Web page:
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Mohamed Rehan KARIM Sulaiman ABDULLAH

Professor & Head Senior Researcher
Civil Engineering Department Center for Transportation Research
University of Malaya Faculty of Engineering
50603 Kuala Lumpur University of Malaya
Malaysia 50603 Kuala Lumpur, Malaysia
Fax: +603-79675318 Fax: +603-79552182
E-mail: E-mail:
Jamilah MARJAN
Assistant Director
Road Safety Unit
Public Services Department
Ministry of Works
Kuala Lumpur, Malaysia
Fax: +603-79675318

Abstract: A fairly recent measure which aims to identify possible deficiencies related to road
safety in various stages of implementation of any road project has been instituted in early
1997. The road safety audit covers new road infrastructure projects as well as road
improvement schemes. The road safety audit procedures have been developed to include all
stages of project implementation, i.e. from planning stage to preliminary design, detailed
design, construction (or pre-opening) and operational stage. Amongst the pertinent issues
discussed by the paper include the process itself, the appointment of road safety auditors, the
accreditation system, independence and accountability, role of auditor vis-à-vis designer and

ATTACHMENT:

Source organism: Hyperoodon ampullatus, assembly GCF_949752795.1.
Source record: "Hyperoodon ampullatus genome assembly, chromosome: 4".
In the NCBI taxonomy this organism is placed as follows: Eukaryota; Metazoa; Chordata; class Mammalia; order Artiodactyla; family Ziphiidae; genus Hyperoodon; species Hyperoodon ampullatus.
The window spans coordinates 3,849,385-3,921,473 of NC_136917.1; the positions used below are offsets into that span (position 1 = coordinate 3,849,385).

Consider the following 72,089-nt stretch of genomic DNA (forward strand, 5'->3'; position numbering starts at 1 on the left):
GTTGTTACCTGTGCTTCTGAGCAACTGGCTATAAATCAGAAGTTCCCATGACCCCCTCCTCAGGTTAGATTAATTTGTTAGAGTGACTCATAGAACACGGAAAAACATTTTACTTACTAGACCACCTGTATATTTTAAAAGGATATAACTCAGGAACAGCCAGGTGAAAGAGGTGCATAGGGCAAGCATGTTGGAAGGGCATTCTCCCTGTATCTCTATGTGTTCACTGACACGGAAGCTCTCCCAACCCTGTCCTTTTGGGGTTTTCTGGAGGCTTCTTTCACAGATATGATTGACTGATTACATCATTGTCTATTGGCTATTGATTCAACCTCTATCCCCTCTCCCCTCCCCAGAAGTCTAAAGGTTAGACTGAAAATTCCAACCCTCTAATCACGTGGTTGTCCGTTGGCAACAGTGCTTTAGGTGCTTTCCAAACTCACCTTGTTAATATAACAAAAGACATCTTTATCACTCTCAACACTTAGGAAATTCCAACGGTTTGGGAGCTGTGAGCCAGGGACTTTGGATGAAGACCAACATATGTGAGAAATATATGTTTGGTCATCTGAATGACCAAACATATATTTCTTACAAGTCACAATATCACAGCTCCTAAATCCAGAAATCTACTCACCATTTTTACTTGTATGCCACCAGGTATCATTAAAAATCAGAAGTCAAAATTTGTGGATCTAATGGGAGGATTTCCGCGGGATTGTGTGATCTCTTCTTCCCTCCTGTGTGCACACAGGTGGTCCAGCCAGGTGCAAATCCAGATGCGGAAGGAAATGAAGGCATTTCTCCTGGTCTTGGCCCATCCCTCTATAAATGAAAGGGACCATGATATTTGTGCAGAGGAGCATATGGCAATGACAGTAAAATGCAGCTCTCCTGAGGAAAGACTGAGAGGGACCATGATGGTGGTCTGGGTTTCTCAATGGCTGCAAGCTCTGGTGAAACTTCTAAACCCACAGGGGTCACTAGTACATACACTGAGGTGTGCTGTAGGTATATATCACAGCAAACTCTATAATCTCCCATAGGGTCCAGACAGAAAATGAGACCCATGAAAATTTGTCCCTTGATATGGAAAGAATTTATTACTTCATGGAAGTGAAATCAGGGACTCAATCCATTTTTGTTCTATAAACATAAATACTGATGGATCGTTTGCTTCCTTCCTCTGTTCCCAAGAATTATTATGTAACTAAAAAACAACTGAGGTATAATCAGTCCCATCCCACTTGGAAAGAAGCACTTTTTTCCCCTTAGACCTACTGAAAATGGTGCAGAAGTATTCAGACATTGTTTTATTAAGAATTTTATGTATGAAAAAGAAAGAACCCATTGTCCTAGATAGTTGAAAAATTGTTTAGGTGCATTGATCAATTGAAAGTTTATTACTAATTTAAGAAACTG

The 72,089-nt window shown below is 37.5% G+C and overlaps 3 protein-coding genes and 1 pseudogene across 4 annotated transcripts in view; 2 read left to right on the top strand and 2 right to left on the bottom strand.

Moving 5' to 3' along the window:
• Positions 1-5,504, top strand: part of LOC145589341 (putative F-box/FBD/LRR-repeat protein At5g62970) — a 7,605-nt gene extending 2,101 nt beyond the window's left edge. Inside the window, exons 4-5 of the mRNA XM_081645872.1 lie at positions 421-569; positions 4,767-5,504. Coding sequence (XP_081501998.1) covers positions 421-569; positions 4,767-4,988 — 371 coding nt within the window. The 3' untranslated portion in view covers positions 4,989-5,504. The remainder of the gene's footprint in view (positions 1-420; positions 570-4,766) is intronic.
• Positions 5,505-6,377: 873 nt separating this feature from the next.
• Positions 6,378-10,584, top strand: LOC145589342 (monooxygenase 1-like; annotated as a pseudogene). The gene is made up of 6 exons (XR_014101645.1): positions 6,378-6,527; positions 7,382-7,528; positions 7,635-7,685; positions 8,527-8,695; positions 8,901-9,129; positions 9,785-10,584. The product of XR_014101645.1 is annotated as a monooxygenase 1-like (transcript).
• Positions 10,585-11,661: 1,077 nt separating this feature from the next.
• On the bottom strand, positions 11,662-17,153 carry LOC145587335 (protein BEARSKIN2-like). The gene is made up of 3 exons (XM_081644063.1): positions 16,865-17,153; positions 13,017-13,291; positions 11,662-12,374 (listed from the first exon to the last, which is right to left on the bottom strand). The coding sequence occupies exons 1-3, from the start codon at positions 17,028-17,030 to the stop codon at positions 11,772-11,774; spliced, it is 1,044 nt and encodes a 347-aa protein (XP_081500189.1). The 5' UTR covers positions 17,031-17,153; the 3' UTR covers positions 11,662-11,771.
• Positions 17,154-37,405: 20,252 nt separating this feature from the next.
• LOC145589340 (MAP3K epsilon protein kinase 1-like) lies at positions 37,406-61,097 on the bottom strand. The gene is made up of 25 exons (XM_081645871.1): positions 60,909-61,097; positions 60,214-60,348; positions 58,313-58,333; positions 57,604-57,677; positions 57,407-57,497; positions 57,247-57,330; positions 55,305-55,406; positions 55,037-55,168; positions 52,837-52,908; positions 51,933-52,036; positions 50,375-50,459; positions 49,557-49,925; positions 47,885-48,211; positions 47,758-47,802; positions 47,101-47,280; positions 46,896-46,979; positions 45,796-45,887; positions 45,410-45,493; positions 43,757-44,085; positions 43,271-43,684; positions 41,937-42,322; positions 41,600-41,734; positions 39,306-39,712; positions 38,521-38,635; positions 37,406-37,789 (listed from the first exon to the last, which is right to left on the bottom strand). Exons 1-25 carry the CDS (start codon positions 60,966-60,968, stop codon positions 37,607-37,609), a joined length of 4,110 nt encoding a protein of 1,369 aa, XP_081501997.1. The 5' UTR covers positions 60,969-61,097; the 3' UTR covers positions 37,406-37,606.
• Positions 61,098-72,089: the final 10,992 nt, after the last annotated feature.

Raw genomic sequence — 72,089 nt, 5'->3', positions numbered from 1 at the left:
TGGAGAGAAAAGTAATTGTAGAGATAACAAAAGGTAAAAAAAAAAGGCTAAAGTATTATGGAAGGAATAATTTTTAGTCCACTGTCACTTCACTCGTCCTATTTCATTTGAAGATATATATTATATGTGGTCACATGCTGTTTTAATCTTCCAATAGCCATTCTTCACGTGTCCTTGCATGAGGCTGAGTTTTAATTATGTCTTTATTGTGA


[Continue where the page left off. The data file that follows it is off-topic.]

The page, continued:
others, role vis-à-vis type of contracts (such as design and tender, design and build, direct
negotiation etc), payment for services rendered and other issues. The adequate and proper
training of road safety auditors from amongst those experienced in design and road
construction will also be emphasized.

Key Words: safety audit, safety auditor, safety deficiencies, crashes, road design


The problem of road accidents in Malaysia is increasingly becoming the main concern of the
general public, particularly those in relevant government agencies such as the Ministry of
Transport, Ministry of Works and the Traffic Police. The issue of road accidents has always
been a subject of serious discussion in the media that involves concerned citizens,
academicians and members of non-governmental organisations. The huge economic loss due